Sunil Malhotra has done an okay job. His pronunciations of certain India and Pakistan city names and people names are bad. Other than that, he keeps it interesting.

1 of 1 people found this review helpful

  • Overall
    4 out of 5 stars
  • Performance
    5 out of 5 stars
  • Story
    4 out of 5 stars

Good book, great performance

The writing style is very incident-based, and therefore can be a bit dense. I was really impressed that the reader was able to take this material and make it much easier to listen to then I would have imagined. Other than a general wish for more analysis in the writing, I felt that this book satisfied my reason for choosing it: to learn more about the history of the Pakistan/India conflict.

1 of 1 people found this review helpful

  • Overall
    5 out of 5 stars
  • Performance
    5 out of 5 stars
  • Story
    5 out of 5 stars

Making up for poor American education

I am traveling to India in a week. I listened to this book to get a sense of recent history, which was not taught in school in the US. Though not a perfect account of partition, it gave a great introduction to the topic.

  • Overall
    4 out of 5 stars
  • Performance
    4 out of 5 stars
  • Story
    5 out of 5 stars

Heavily biased, but insight into Pakistani biases

What made the experience of listening to Midnight's Furies the most enjoyable?

Overall this book is interesting to learn about Pakistani delusions and biases, but it is clear from the beginning to anyone with a knowledge of South Asian history that the author is heavily biased towards Pakistan. The familiar narrative of Pakistan being the victim of all of its problems coming from machinations of outside powers, not its own deceit and shortcomings readily present.

The book does make an attempt to seem unbiased, but presents information favoring only one side. One would expect better from a prominent author who is also a Bloomberg editor, but because of all of this it does give good insight into the deluded teaching and thinking of Pakistan.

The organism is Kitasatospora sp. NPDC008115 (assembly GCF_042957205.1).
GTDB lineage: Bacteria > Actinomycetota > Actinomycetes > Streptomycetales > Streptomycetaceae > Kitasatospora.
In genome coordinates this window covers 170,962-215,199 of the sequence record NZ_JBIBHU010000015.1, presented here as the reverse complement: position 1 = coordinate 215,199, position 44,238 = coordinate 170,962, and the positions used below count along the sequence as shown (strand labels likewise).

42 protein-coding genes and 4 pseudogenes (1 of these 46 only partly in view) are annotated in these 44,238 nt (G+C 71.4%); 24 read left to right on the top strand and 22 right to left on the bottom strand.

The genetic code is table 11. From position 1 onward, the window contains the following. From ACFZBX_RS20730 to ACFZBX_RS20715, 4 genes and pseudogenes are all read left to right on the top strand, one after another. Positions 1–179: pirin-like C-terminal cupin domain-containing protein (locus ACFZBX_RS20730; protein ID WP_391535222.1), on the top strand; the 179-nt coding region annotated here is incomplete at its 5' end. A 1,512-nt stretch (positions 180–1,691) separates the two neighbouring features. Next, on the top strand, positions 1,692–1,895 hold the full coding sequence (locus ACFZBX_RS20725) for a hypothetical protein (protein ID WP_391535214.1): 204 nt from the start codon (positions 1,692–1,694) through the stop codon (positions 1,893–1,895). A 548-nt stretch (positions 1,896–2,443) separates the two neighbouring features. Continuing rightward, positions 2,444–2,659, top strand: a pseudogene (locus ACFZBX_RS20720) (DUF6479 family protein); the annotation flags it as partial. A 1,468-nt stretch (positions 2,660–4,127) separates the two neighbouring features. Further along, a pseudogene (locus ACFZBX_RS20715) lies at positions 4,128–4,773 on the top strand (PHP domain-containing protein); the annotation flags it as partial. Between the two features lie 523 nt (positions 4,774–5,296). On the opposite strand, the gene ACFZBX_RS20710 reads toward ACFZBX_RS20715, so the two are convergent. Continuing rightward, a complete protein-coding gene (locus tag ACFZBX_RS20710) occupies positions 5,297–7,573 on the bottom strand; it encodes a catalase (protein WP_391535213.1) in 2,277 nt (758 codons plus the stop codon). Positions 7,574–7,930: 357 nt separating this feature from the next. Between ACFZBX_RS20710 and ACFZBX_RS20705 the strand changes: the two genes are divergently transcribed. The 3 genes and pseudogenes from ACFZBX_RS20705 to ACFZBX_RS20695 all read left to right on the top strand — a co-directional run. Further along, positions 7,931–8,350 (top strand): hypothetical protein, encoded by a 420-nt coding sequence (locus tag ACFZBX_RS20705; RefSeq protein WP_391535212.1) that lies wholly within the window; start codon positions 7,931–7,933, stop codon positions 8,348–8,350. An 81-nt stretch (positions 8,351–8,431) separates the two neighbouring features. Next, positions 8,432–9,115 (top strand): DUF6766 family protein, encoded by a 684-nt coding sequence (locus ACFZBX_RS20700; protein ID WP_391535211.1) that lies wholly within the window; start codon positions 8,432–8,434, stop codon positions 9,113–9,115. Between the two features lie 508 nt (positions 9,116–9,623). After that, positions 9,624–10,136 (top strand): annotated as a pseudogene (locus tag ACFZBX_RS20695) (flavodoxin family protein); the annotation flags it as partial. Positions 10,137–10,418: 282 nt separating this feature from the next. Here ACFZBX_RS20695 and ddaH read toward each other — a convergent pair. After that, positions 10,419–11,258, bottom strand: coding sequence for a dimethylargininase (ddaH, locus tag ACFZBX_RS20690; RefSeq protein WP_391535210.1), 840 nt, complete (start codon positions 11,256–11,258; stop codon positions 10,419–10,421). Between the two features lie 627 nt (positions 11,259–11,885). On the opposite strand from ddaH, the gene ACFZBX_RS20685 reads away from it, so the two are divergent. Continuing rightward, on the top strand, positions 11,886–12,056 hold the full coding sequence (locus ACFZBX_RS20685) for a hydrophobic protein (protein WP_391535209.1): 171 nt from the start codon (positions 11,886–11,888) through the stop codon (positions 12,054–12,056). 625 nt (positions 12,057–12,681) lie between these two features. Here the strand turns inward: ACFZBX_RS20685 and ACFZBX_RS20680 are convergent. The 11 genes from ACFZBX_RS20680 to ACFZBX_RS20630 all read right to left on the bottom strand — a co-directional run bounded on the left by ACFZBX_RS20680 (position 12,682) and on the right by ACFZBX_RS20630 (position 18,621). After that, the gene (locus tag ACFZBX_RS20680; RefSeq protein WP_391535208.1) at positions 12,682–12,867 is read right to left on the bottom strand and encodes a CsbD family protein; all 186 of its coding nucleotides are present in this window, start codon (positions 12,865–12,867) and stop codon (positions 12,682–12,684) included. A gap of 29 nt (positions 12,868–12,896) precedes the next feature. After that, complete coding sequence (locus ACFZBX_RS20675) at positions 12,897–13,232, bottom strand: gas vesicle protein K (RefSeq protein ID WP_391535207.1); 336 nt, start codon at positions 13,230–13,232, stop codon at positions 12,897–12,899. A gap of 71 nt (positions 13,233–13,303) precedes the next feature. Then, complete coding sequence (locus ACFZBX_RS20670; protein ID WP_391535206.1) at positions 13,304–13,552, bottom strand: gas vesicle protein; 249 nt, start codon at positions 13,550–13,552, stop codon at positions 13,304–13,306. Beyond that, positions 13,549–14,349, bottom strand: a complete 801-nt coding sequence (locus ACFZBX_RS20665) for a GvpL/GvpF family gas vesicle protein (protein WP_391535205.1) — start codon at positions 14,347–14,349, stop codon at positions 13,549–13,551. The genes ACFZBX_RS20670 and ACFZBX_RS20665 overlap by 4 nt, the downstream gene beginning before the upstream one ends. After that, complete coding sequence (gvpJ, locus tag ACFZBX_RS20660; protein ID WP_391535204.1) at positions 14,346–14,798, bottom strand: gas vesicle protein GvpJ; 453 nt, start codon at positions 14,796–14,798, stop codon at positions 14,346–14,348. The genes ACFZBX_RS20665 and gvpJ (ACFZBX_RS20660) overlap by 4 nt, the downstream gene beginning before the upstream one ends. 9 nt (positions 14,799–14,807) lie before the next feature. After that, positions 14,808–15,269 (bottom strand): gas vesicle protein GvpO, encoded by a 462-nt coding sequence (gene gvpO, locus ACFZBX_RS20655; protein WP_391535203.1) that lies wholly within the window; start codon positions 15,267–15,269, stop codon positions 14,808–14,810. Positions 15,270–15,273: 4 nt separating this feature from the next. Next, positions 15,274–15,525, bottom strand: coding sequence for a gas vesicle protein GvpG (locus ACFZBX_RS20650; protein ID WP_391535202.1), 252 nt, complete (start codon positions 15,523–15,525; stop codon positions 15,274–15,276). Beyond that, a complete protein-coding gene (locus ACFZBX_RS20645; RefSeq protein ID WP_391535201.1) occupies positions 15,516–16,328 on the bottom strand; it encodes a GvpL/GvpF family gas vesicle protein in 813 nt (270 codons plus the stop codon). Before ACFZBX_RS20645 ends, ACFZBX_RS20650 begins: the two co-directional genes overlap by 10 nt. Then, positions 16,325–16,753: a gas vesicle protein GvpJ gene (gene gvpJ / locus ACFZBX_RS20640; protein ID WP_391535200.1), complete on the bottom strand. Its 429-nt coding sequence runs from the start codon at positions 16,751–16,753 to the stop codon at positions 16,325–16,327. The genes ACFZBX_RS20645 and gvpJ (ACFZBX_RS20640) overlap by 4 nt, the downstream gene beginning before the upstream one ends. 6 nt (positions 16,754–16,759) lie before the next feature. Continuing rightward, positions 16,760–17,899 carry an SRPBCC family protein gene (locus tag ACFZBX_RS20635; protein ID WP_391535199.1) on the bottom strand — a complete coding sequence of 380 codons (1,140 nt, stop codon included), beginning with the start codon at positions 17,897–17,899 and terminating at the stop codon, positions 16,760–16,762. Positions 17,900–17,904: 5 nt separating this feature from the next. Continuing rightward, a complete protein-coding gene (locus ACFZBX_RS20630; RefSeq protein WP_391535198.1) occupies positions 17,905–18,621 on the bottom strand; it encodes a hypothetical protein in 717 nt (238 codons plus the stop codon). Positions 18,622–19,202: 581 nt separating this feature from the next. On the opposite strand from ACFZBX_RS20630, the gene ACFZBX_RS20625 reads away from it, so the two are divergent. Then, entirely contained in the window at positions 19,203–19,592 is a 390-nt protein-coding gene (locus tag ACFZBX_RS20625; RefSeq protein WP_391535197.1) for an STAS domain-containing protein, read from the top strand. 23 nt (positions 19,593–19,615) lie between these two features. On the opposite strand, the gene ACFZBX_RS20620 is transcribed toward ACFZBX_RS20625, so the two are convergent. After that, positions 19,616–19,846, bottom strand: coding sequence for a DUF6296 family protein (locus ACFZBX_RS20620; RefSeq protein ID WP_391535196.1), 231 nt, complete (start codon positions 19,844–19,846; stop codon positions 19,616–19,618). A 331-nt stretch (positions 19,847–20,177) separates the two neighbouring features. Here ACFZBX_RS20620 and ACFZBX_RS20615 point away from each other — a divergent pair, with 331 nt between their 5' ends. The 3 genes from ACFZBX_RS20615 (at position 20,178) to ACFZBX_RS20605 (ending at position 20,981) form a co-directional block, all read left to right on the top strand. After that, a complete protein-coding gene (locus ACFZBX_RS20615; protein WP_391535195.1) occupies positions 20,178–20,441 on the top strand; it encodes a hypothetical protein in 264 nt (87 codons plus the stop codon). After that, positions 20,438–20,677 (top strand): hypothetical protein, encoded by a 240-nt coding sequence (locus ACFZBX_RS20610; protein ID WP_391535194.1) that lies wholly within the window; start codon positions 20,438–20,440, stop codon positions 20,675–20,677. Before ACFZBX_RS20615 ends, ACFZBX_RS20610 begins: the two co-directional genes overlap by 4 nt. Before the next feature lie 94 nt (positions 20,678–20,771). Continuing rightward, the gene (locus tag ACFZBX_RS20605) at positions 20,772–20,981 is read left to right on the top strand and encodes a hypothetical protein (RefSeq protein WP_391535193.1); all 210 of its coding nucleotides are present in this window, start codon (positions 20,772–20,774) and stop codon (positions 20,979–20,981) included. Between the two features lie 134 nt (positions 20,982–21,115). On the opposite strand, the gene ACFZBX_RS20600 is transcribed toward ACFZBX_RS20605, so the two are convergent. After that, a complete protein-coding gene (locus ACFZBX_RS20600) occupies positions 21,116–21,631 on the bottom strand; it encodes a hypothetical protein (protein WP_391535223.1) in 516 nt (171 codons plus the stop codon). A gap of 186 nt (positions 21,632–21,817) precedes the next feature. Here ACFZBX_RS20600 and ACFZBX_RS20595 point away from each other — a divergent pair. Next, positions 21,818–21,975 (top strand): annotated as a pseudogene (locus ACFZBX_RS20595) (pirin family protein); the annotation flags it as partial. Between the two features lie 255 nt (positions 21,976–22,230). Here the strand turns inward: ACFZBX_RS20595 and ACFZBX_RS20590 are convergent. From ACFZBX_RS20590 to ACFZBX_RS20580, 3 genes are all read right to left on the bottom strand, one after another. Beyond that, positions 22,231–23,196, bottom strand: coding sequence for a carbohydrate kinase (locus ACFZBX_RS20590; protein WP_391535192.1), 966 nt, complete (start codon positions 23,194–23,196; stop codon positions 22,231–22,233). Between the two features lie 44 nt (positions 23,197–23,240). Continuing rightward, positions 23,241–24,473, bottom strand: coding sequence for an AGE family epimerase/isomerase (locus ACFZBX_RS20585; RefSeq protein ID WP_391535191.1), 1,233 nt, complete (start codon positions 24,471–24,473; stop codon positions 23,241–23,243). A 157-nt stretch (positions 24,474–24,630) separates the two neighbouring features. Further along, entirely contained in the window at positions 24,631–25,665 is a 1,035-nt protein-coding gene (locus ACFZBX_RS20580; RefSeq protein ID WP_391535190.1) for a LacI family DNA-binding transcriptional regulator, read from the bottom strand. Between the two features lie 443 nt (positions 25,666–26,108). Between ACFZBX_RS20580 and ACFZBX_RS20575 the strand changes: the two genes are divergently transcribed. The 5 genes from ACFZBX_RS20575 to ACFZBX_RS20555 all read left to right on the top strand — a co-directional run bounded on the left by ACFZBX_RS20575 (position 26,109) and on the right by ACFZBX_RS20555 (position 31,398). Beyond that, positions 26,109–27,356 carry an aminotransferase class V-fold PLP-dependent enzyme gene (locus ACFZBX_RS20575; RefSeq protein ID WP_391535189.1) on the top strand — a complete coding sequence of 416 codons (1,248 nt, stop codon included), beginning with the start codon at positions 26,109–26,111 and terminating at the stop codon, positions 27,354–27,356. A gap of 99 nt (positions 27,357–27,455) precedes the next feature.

• Overall
    5 out of 5 stars
  • Performance
    4 out of 5 stars
  • Story
    5 out of 5 stars

captivating

excellent book. the narration was pretty good the only criticism I have is for the butchering of Indian names by the narrator.

  • Overall
    4 out of 5 stars
  • Performance
    4 out of 5 stars
  • Story
    3 out of 5 stars

Accuracy and sources seem exhaustive?

Liked the book, good history lesson. just wonder how accurate some stuff is when comparing it to what we heard from our parents who lived that time period and were in college in Lahore. Have even more questions that I will be asking my Uncles as my Dad just passed away.

  • Overall
    5 out of 5 stars
  • Performance
    5 out of 5 stars
  • Story
    5 out of 5 stars

Five Stars all around

What did you love best about Midnight's Furies?

The book covers the creation of India and Pakistan from the British Raj in 1947-48. Brief Prelude and Epilogue reference contemporary politics in the region. It is, so far as I can tell, slanted neither to the Hindu, Moslem, nor Sikh perspective. The author Nisid Hajari gives an understanding of the politics and personalities - Nehru, Jinnah, Gandhi, Mountbatten and other Brits - of the time, but does not shirk from necessary description of the violence between factions during the Partition.The book complements other books available from Audible on the history of the Middle World for those looking for background to understand contemporary events there.

Any additional comments?

Narration by Sunhil Malhotra is outstanding - well paced, clearly spoken, with narrow but appropriate range of volume and pitch. A pleasure to listen to.

Sort by:
  • Overall
    4 out of 5 stars
  • Performance
    4 out of 5 stars
  • Story
    5 out of 5 stars
  • Amazon Customer
  • 11-01-15

As unbiased as it gets

Would you listen to Midnight's Furies again? Why?

Yes, I would. It serves as a well documented reference; rather a timeline.

What other book might you compare Midnight's Furies to, and why?

A novel- Midnight's children. Also about the birth of twin nations.

Which scene did you most enjoy?

Although the spiral of events was known, I did enjoy the moment of freedom.

Was this a book you wanted to listen to all in one sitting?

Yes and no. I kept grasping for even more insight than it offers- which is quite a bit- for personal reasons, I wanted the book to never end. It served as a window to what became of my people.

Any additional comments?

Don't miss the most unbiased view I've heard so far. And change from the lessons you learn.

1 of 2 people found this review helpful